Ghazal 58, Verse 2


vufuur-e ashk ne kaashaane kaa kiyaa yih rang
kih ho ga))e mire diivaar-o-dar dar-o-diivaar

1) the abundance of tears created such an aspect/condition of the house
2) that my walls and doors became doors and walls


rang : 'Colour, colouring matter, pigment, paint, dye; colour, tint, hue, complexion; beauty, bloom; expression, countenance, appearance, aspect; fashion, style; character, nature; mood, mode, manner, method; kind, sort; state, condition'. (Platts p.601)


That is, the walls fell down and became doors, and the doors were filled up and became walls. (53)

== Nazm page 53

Bekhud Dihlavi:

He says, my turmoil of weeping, making progress, has created such a state in the house that the wall has fallen and become a door, and the door has been blocked and turned into a wall. (99-100)

Bekhud Mohani:

I wept so much that the very state of my house changed. The walls opened up and became doors, and the door, being filled up with mud, became a wall. That is, my constant weeping had its effect, and destroyed the house. (126)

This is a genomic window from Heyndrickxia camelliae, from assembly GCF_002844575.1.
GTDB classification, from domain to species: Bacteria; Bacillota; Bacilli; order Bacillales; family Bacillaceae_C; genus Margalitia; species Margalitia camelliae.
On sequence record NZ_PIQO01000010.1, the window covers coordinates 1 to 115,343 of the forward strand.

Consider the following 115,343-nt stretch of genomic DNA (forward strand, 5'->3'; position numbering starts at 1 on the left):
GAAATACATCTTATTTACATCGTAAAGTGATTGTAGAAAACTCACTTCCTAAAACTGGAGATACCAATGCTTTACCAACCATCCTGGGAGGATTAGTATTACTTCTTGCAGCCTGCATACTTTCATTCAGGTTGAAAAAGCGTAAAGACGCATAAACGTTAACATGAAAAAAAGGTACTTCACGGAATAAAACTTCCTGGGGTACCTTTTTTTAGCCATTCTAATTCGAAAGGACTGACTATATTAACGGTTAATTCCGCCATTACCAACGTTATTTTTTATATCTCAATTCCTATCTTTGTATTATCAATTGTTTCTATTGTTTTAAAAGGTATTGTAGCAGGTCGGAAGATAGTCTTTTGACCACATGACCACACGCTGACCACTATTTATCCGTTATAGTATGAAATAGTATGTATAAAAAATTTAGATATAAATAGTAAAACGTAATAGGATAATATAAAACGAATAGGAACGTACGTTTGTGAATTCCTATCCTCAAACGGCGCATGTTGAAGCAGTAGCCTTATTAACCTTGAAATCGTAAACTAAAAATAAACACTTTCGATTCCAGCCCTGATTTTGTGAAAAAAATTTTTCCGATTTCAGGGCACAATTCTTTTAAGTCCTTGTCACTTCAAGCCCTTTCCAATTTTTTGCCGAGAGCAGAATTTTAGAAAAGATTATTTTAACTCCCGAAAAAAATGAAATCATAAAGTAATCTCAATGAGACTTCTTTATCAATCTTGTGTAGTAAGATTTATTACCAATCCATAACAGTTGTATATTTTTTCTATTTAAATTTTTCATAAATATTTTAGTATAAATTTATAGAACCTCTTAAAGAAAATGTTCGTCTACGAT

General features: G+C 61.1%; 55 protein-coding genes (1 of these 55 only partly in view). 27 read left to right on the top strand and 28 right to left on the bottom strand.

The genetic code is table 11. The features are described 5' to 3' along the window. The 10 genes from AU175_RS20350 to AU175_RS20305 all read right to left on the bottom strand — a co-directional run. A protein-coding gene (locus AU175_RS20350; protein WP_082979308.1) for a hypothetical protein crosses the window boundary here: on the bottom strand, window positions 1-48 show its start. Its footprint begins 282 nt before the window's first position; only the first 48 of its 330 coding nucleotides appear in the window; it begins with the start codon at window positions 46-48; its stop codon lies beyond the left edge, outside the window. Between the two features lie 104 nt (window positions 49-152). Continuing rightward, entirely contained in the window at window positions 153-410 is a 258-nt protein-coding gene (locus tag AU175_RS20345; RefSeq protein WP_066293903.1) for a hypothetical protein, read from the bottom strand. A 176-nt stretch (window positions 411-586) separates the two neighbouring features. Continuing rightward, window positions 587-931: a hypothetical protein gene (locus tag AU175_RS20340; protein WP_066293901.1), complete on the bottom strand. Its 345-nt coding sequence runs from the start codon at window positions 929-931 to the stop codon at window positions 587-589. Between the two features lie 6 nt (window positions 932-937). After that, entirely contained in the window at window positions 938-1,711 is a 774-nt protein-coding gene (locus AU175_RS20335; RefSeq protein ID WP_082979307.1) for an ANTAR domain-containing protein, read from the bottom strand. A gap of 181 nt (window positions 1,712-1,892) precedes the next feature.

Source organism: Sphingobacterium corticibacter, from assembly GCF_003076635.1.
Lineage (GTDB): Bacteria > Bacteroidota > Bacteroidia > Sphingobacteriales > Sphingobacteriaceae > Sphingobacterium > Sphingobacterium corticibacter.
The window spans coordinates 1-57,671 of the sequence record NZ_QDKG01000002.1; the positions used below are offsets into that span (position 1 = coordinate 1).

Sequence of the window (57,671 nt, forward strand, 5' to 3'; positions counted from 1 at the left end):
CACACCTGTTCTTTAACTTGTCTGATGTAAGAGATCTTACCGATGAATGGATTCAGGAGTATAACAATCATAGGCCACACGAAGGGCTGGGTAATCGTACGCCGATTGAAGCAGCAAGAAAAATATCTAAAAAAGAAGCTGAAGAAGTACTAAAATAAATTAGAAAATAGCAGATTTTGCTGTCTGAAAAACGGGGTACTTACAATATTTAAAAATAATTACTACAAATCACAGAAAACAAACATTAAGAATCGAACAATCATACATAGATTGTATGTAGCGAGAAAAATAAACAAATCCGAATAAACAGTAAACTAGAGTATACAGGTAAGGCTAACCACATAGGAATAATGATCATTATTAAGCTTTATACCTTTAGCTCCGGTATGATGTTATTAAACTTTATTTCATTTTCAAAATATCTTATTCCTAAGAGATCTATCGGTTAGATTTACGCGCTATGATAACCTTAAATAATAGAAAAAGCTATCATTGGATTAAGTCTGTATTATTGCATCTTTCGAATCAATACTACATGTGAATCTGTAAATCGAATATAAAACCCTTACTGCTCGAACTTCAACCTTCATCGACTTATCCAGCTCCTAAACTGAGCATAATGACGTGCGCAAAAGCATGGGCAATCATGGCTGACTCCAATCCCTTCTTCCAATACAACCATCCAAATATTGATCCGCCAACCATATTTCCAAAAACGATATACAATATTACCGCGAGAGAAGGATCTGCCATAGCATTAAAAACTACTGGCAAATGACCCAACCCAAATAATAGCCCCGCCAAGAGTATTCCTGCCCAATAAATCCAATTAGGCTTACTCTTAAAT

HOME: {14,9}

The commentators suggest one possibility: that the lover's copious weeping created a flood that virtually destroyed his house, breaking down walls and unhingeing doors. This is quite possible; for discussion of such cases, see {57,9}.

But it's also possible that the lover's tears so blurred his vision that he couldn't tell doors from walls, but mistook them for each other. The word rang (see the definition above) seems to tilt toward this possibility, since it has more to do with aspects, looks, feelings than with violent destruction and radical changes in physical conditions (though it can be used for either).

In either case, this is a very clever and delightful example of what I'd call a 'mushairah verse'; for more on this see {14,9}.

In this verse Ghalib not only uses a long, inconveniently specific refrain like 'doors and walls' with ease and grace, but he manages to repeat the same phrase in inverted form just before the refrain-- not only with no feeling of effort or forcedness, but in fact with excellent poetic effect. He well deserves the praise Josh gives him in {58,3}.